33 Years of the Digest ... founded August 21, 1981
Copyright © 2015 E. William Horne. All Rights Reserved.

The Telecom Digest for Feb 15, 2015
Volume 34 : Issue 29 : "text" Format
Messages in this Issue:
Re: History--Bell "Farm Interphone" (Anonymous)
Re: Seattle drafts new cable TV rules in CenturyLink's favor (Neal McLain)
How One Stupid Tweet Blew Up Justine Sacco's Life (Monty Solomon)
Someone at Verizon hit "send" too soon ... (Bill Horne)

The question fairly stated is, Has the Constitution delegated to Congress the power to coerce a State into submission which is attempting to withdraw or has actually withdrawn from the Confederacy?  - James Buchanan

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Date: Sat, 14 Feb 2015 00:00:00 -0000 (UTC) From: Anonymous <anonymous@invalid.telecom-digest.org> To: telecomdigestsubmissions.remove-this@and-this-too.telecom-digest.org. Subject: Re: History--Bell "Farm Interphone" Message-ID: <20150214prbb5anon@telecom-digest.org> On Wed, 11 Feb 2015 16:52:24 -0800 (PST), HAncock4 <withheld@invalid.telecom-digest.org> wrote; > I came across a 50 y/o article describing the Bell System's "Farm > Interphone". Would anyone have had any exposure to it or farm > telephones? http://doc.telephonecollectors.info/dm/512-515-100_i3_Aug64_2A_Farm_Interphone_ID_Desc.pdf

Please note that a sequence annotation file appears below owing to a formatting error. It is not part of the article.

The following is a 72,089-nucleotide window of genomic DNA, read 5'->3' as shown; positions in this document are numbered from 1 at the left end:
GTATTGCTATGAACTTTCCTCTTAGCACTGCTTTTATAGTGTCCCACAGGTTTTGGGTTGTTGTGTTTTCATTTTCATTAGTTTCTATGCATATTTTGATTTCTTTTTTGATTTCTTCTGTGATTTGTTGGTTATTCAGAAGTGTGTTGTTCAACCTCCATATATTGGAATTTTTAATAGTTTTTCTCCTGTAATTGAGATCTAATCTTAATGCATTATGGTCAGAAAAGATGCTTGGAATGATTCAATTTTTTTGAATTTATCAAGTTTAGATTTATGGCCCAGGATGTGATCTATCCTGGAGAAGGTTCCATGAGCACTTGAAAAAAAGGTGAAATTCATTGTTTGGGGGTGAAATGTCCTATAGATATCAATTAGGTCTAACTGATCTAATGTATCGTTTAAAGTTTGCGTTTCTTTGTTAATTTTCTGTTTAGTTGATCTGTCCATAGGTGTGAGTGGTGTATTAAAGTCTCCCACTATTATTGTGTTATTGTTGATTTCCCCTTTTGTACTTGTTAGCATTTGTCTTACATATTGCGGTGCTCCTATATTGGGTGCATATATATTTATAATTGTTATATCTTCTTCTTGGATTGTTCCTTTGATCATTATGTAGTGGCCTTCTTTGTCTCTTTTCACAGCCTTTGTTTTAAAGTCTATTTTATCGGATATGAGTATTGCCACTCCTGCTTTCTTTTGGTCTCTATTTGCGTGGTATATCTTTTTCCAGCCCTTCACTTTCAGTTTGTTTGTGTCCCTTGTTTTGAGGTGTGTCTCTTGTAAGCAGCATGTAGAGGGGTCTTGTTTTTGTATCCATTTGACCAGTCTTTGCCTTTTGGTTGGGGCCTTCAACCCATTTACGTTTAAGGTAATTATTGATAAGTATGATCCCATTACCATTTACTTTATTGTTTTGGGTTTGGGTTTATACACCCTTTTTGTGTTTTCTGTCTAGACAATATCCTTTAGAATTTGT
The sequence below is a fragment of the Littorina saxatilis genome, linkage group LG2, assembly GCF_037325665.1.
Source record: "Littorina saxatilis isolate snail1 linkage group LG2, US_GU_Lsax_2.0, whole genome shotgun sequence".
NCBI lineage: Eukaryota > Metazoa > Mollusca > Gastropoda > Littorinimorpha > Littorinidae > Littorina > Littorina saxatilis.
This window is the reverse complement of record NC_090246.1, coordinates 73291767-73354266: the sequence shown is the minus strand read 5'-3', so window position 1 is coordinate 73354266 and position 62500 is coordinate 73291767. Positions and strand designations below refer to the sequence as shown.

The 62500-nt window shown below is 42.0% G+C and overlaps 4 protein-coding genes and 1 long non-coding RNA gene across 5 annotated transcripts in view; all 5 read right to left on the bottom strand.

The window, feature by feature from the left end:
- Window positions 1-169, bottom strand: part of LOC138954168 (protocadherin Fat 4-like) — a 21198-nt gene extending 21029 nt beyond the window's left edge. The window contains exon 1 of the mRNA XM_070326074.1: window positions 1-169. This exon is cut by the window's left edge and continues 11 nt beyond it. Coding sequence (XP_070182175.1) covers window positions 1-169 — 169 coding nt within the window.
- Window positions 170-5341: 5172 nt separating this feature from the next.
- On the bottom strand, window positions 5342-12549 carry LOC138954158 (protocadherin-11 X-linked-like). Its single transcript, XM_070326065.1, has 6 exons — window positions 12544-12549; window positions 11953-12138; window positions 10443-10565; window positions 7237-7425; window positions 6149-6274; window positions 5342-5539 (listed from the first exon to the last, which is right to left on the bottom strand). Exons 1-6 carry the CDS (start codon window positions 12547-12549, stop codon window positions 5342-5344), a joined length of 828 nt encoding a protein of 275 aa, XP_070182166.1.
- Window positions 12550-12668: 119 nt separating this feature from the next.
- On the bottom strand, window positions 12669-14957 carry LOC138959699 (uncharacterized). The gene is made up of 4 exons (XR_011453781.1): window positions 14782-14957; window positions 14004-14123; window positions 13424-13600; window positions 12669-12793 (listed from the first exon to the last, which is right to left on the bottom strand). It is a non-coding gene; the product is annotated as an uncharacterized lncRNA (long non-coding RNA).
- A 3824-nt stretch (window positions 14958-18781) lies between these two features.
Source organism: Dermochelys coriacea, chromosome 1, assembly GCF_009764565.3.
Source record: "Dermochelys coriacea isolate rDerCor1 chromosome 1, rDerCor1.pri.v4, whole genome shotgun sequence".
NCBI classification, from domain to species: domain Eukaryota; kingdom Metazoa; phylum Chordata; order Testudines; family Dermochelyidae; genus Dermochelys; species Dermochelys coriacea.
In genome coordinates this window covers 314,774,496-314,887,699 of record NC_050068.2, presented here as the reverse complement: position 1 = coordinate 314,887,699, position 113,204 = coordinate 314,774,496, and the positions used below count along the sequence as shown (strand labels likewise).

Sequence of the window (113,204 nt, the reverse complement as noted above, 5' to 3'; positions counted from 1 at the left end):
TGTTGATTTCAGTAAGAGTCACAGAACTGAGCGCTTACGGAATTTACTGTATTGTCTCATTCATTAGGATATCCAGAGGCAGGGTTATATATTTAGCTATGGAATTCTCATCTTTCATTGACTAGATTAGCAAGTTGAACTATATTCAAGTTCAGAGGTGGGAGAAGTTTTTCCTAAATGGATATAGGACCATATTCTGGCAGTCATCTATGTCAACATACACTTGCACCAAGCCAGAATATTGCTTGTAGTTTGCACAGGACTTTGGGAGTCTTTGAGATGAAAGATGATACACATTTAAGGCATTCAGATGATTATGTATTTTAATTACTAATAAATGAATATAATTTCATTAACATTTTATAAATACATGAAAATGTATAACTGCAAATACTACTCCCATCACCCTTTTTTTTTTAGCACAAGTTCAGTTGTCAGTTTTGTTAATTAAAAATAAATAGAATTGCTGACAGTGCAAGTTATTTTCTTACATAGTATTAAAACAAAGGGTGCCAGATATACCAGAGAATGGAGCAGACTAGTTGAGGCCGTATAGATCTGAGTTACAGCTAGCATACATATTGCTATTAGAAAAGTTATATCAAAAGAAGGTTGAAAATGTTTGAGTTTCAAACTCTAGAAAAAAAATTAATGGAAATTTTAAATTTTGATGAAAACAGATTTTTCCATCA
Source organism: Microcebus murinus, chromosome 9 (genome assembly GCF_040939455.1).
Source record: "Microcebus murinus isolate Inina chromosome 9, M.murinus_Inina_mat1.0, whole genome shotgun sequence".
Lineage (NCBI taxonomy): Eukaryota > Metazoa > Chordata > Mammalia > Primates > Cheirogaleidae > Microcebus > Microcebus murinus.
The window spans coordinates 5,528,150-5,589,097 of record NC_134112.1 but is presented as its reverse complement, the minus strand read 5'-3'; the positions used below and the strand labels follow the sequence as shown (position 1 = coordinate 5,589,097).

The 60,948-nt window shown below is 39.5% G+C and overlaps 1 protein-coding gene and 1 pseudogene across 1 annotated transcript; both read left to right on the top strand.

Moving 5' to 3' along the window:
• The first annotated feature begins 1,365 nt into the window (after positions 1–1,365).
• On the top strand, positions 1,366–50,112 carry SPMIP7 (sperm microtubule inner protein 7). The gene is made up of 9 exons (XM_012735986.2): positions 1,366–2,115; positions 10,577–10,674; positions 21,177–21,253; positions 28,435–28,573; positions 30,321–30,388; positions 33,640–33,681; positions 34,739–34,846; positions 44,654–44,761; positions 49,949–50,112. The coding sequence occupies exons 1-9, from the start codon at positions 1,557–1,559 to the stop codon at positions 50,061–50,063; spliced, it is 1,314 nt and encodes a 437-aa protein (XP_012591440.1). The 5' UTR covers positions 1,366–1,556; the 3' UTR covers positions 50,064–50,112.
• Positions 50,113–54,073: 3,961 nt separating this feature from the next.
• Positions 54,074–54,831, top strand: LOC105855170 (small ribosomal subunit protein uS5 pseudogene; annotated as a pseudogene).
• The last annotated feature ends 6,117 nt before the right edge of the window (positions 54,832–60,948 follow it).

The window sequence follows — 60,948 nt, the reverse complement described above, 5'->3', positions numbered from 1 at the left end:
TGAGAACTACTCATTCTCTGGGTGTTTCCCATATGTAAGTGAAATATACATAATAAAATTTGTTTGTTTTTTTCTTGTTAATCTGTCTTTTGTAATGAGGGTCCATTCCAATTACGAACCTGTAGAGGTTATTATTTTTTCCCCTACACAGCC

Date: Fri, 13 Feb 2015 23:23:33 -0800 (PST) From: Neal McLain <nmclain.remove-this@and-this-too.annsgarden.com> To: telecomdigestsubmissions.remove-this@and-this-too.telecom-digest.org. Subject: Re: Seattle drafts new cable TV rules in CenturyLink's favor Message-ID: <e4673ffd-9a6b-40ac-b3c3-4f1fa544234e@googlegroups.com> On Thursday, February 12, 2015 at 11:41:35 AM UTC-6, Bill Horne wrote: > Seattle drafts new cable TV rules in CenturyLink's favor > by Brier Dudley > Once again, the city of Seattle (Washington) is letting CenturyLink > decide how and where digital services will be upgraded on public > property. > At least that's what it looks like is happening at City Hall, which > last week floated a plan to basically give < CenturyLink carte > blanche to roll out a new TV service where it sees fit. http://goo.gl/gmffzx And then: On Sunday, February 8, 2015 at 11:22:46 AM UTC-6, Bob Goudreau wrote: > Separately, another valued contributor to the Digest, Neal McLain, > has wondered about the economics of wired broadband service, > specifically whether it qualifies as a natural monopoly. My area was > not a monopoly even before the Google announcement, as TWC competes > with AT&T (formerly BellSouth, nee Southern Bell) and their U-verse > service. But I will note that between the time that Google announced > about a year ago that our area was a candidate for Google Fiber and > the time they announced we would indeed be getting it, both TWC and > AT&T started promising significant upgrades to their local > offerings. In TWC's case, this included upping broadband rates in > existing service tiers without increasing prices. AT&T has started > rolling out "U-verse with GigaPower", with speeds an order of > magnitude faster than plain old U-verse. It seems that there's > nothing like a little competition, or even the mere threat of it, to > spur the incumbents to offer better products and prices. http://tinyurl.com/kujaww7 Wow ... "valued contributor" ... thanks, Bob! Yes, there are indeed situations where a second -- or third -- overlapping network can be financially viable. Especially if the local governing body changes the rules to make it easier for the new entrant. In the CenturyLink case cited on Bill's original post, the City of Seattle changed the rules: it removed the requirement that CenturyLink provide service to the entire city. As Dudley's article notes: > So instead of requiring cable companies to offer service to everyone > in their service area, the city would only require them to provide a > map showing where they opted to build out their service. I suspect that CenturyLink essentially gave the city two choices: remove the buildout requirement or "forget it -- we're walking away." Faced with this choice, the city agreed to CenturyLink's demands. I also suspect that the city may have relaxed other obstacles, particularly pole attachment fees, street-opening fees, street-level equipment cabinet rules, and permitting requirements. Of course these are just guesses on my part: I have no inside information about these negotiations. But an article about Google Fiber, written by the city's former Chief Technology Officer, bolsters my suspicion: http://tinyurl.com/ozppm28 And speaking of Google I have a further suspicion: the city may be laying the groundwork for Google to enter the market with Google Fiber. The city no doubt understands that if Google ever applies for a franchise, it will expect the same deal that CenturyLink got. As Google makes clear in its "Google Fiber City Checklist," it expects the city create a smooth process for such things as pole attachment permits ands street-opening permits. Although the checklist doesn't say anything about buildout requirements, that issue would certainly come up if Google ever applied for a franchise. http://tinyurl.com/q2zzxeo So why don't the incumbent cable TV franchisees sue the city if it changes the rules to make it easier for new competitors? Even if the city were to extend the same concessions to the incumbents, the incumbents would still have a case: their huge sunk costs resulting from compliance with the original franchise requirements. Stay tuned. We haven't seen the end of this story yet. Neal McLain